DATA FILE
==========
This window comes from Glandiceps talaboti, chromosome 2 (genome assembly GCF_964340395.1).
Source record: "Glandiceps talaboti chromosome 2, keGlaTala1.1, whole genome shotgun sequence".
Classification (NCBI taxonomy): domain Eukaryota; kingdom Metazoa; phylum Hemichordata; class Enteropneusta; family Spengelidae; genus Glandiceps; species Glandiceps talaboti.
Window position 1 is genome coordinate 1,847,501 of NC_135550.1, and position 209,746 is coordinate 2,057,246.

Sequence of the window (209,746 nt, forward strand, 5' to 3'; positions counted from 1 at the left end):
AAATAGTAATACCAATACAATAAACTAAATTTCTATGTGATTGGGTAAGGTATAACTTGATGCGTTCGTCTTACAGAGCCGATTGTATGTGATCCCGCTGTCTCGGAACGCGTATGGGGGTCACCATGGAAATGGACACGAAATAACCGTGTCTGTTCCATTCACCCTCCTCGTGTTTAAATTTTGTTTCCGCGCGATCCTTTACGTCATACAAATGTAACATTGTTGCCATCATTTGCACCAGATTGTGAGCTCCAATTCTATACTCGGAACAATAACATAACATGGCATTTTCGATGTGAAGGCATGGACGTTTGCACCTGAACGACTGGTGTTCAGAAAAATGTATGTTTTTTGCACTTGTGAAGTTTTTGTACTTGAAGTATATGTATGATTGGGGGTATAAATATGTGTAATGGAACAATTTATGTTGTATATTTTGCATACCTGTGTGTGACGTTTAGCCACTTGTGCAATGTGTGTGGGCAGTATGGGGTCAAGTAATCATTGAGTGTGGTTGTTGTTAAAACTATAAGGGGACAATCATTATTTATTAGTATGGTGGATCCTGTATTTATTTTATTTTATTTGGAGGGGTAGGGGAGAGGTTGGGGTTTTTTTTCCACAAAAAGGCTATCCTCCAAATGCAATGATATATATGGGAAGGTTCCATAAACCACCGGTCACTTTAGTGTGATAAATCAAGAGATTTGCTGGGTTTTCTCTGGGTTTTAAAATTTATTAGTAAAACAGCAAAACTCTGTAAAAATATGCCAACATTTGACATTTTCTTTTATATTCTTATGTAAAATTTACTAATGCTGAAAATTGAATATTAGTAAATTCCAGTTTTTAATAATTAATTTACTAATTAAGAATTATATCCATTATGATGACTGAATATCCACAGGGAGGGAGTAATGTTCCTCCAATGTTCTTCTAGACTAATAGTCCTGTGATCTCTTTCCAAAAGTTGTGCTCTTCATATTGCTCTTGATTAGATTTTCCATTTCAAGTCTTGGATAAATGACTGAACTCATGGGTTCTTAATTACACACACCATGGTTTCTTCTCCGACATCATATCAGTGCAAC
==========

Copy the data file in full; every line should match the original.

This window comes from Glandiceps talaboti, chromosome 2 (genome assembly GCF_964340395.1).
Source record: "Glandiceps talaboti chromosome 2, keGlaTala1.1, whole genome shotgun sequence".
Classification (NCBI taxonomy): domain Eukaryota; kingdom Metazoa; phylum Hemichordata; class Enteropneusta; family Spengelidae; genus Glandiceps; species Glandiceps talaboti.
Window position 1 is genome coordinate 1,847,501 of NC_135550.1, and position 209,746 is coordinate 2,057,246.

Sequence of the window (209,746 nt, forward strand, 5' to 3'; positions counted from 1 at the left end):
AAATAGTAATACCAATACAATAAACTAAATTTCTATGTGATTGGGTAAGGTATAACTTGATGCGTTCGTCTTACAGAGCCGATTGTATGTGATCCCGCTGTCTCGGAACGCGTATGGGGGTCACCATGGAAATGGACACGAAATAACCGTGTCTGTTCCATTCACCCTCCTCGTGTTTAAATTTTGTTTCCGCGCGATCCTTTACGTCATACAAATGTAACATTGTTGCCATCATTTGCACCAGATTGTGAGCTCCAATTCTATACTCGGAACAATAACATAACATGGCATTTTCGATGTGAAGGCATGGACGTTTGCACCTGAACGACTGGTGTTCAGAAAAATGTATGTTTTTTGCACTTGTGAAGTTTTTGTACTTGAAGTATATGTATGATTGGGGGTATAAATATGTGTAATGGAACAATTTATGTTGTATATTTTGCATACCTGTGTGTGACGTTTAGCCACTTGTGCAATGTGTGTGGGCAGTATGGGGTCAAGTAATCATTGAGTGTGGTTGTTGTTAAAACTATAAGGGGACAATCATTATTTATTAGTATGGTGGATCCTGTATTTATTTTATTTTATTTGGAGGGGTAGGGGAGAGGTTGGGGTTTTTTTTCCACAAAAAGGCTATCCTCCAAATGCAATGATATATATGGGAAGGTTCCATAAACCACCGGTCACTTTAGTGTGATAAATCAAGAGATTTGCTGGGTTTTCTCTGGGTTTTAAAATTTATTAGTAAAACAGCAAAACTCTGTAAAAATATGCCAACATTTGACATTTTCTTTTATATTCTTATGTAAAATTTACTAATGCTGAAAATTGAATATTAGTAAATTCCAGTTTTTAATAATTAATTTACTAATTAAGAATTATATCCATTATGATGACTGAATATCCACAGGGAGGGAGTAATGTTCCTCCAATGTTCTTCTAGACTAATAGTCCTGTGATCTCTTTCCAAAAGTTGTGCTCTTCATATTGCTCTTGATTAGATTTTCCATTTCAAGTCTTGGATAAATGACTGAACTCATGGGTTCTTAATTACACACACCATGGTTTCTTCTCCGACATCATATCAGTGCAAC